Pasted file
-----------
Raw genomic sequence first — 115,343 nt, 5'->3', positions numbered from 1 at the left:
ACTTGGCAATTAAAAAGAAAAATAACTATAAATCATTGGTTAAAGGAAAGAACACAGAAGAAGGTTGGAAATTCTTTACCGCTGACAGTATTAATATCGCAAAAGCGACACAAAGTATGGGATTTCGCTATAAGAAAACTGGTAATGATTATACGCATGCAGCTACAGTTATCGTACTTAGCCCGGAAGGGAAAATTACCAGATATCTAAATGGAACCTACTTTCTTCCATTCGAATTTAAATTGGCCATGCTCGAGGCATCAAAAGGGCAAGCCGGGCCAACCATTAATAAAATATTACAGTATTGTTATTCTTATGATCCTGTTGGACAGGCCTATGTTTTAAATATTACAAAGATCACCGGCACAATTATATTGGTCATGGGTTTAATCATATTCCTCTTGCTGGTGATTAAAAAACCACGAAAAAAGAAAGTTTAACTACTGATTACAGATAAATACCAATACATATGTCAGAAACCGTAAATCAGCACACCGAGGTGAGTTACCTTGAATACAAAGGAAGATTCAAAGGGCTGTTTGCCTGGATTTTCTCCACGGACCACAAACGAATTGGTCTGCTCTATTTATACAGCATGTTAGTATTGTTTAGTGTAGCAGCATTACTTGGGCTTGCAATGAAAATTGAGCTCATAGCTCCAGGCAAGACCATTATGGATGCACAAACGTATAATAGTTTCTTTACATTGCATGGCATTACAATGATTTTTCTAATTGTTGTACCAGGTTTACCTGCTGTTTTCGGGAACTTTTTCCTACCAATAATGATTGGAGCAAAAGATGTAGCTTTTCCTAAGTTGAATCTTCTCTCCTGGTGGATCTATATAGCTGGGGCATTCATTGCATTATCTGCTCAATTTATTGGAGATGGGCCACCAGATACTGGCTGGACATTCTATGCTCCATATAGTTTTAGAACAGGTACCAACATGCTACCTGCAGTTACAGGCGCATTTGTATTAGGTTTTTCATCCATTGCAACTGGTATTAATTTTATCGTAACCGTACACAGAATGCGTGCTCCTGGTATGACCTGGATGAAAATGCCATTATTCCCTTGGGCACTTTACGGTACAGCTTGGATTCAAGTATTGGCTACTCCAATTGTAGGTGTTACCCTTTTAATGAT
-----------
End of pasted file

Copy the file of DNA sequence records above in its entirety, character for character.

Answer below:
Raw genomic sequence first — 115,343 nt, 5'->3', positions numbered from 1 at the left:
ACTTGGCAATTAAAAAGAAAAATAACTATAAATCATTGGTTAAAGGAAAGAACACAGAAGAAGGTTGGAAATTCTTTACCGCTGACAGTATTAATATCGCAAAAGCGACACAAAGTATGGGATTTCGCTATAAGAAAACTGGTAATGATTATACGCATGCAGCTACAGTTATCGTACTTAGCCCGGAAGGGAAAATTACCAGATATCTAAATGGAACCTACTTTCTTCCATTCGAATTTAAATTGGCCATGCTCGAGGCATCAAAAGGGCAAGCCGGGCCAACCATTAATAAAATATTACAGTATTGTTATTCTTATGATCCTGTTGGACAGGCCTATGTTTTAAATATTACAAAGATCACCGGCACAATTATATTGGTCATGGGTTTAATCATATTCCTCTTGCTGGTGATTAAAAAACCACGAAAAAAGAAAGTTTAACTACTGATTACAGATAAATACCAATACATATGTCAGAAACCGTAAATCAGCACACCGAGGTGAGTTACCTTGAATACAAAGGAAGATTCAAAGGGCTGTTTGCCTGGATTTTCTCCACGGACCACAAACGAATTGGTCTGCTCTATTTATACAGCATGTTAGTATTGTTTAGTGTAGCAGCATTACTTGGGCTTGCAATGAAAATTGAGCTCATAGCTCCAGGCAAGACCATTATGGATGCACAAACGTATAATAGTTTCTTTACATTGCATGGCATTACAATGATTTTTCTAATTGTTGTACCAGGTTTACCTGCTGTTTTCGGGAACTTTTTCCTACCAATAATGATTGGAGCAAAAGATGTAGCTTTTCCTAAGTTGAATCTTCTCTCCTGGTGGATCTATATAGCTGGGGCATTCATTGCATTATCTGCTCAATTTATTGGAGATGGGCCACCAGATACTGGCTGGACATTCTATGCTCCATATAGTTTTAGAACAGGTACCAACATGCTACCTGCAGTTACAGGCGCATTTGTATTAGGTTTTTCATCCATTGCAACTGGTATTAATTTTATCGTAACCGTACACAGAATGCGTGCTCCTGGTATGACCTGGATGAAAATGCCATTATTCCCTTGGGCACTTTACGGTACAGCTTGGATTCAAGTATTGGCTACTCCAATTGTAGGTGTTACCCTTTTAATGAT